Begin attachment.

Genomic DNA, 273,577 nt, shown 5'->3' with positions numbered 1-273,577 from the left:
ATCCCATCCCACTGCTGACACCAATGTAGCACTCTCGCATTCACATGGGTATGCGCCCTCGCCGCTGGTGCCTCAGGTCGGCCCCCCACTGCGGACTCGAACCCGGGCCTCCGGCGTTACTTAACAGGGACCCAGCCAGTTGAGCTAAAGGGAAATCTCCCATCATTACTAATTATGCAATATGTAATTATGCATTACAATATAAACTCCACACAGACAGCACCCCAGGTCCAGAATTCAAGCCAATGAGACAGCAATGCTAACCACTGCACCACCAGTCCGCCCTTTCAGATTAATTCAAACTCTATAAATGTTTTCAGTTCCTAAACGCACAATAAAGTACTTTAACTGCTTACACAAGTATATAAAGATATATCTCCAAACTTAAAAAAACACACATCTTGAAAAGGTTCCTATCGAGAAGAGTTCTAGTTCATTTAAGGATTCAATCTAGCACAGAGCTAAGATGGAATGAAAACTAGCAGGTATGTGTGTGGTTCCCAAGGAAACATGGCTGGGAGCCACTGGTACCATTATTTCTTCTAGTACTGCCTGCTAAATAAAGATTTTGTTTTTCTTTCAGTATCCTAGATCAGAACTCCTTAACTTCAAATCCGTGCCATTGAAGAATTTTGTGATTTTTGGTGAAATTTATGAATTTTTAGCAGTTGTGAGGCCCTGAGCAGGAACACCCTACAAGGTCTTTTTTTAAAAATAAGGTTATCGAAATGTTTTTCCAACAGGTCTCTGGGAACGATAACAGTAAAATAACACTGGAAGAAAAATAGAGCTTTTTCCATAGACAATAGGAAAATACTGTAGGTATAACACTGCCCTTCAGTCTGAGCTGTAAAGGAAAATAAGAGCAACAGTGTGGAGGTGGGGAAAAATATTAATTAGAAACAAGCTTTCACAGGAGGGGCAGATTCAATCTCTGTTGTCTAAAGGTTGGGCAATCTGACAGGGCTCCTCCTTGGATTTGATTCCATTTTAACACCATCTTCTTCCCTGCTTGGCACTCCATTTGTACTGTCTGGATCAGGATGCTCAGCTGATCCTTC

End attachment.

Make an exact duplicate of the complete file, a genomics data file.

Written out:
Genomic DNA, 273,577 nt, shown 5'->3' with positions numbered 1-273,577 from the left:
ATCCCATCCCACTGCTGACACCAATGTAGCACTCTCGCATTCACATGGGTATGCGCCCTCGCCGCTGGTGCCTCAGGTCGGCCCCCCACTGCGGACTCGAACCCGGGCCTCCGGCGTTACTTAACAGGGACCCAGCCAGTTGAGCTAAAGGGAAATCTCCCATCATTACTAATTATGCAATATGTAATTATGCATTACAATATAAACTCCACACAGACAGCACCCCAGGTCCAGAATTCAAGCCAATGAGACAGCAATGCTAACCACTGCACCACCAGTCCGCCCTTTCAGATTAATTCAAACTCTATAAATGTTTTCAGTTCCTAAACGCACAATAAAGTACTTTAACTGCTTACACAAGTATATAAAGATATATCTCCAAACTTAAAAAAACACACATCTTGAAAAGGTTCCTATCGAGAAGAGTTCTAGTTCATTTAAGGATTCAATCTAGCACAGAGCTAAGATGGAATGAAAACTAGCAGGTATGTGTGTGGTTCCCAAGGAAACATGGCTGGGAGCCACTGGTACCATTATTTCTTCTAGTACTGCCTGCTAAATAAAGATTTTGTTTTTCTTTCAGTATCCTAGATCAGAACTCCTTAACTTCAAATCCGTGCCATTGAAGAATTTTGTGATTTTTGGTGAAATTTATGAATTTTTAGCAGTTGTGAGGCCCTGAGCAGGAACACCCTACAAGGTCTTTTTTTAAAAATAAGGTTATCGAAATGTTTTTCCAACAGGTCTCTGGGAACGATAACAGTAAAATAACACTGGAAGAAAAATAGAGCTTTTTCCATAGACAATAGGAAAATACTGTAGGTATAACACTGCCCTTCAGTCTGAGCTGTAAAGGAAAATAAGAGCAACAGTGTGGAGGTGGGGAAAAATATTAATTAGAAACAAGCTTTCACAGGAGGGGCAGATTCAATCTCTGTTGTCTAAAGGTTGGGCAATCTGACAGGGCTCCTCCTTGGATTTGATTCCATTTTAACACCATCTTCTTCCCTGCTTGGCACTCCATTTGTACTGTCTGGATCAGGATGCTCAGCTGATCCTTC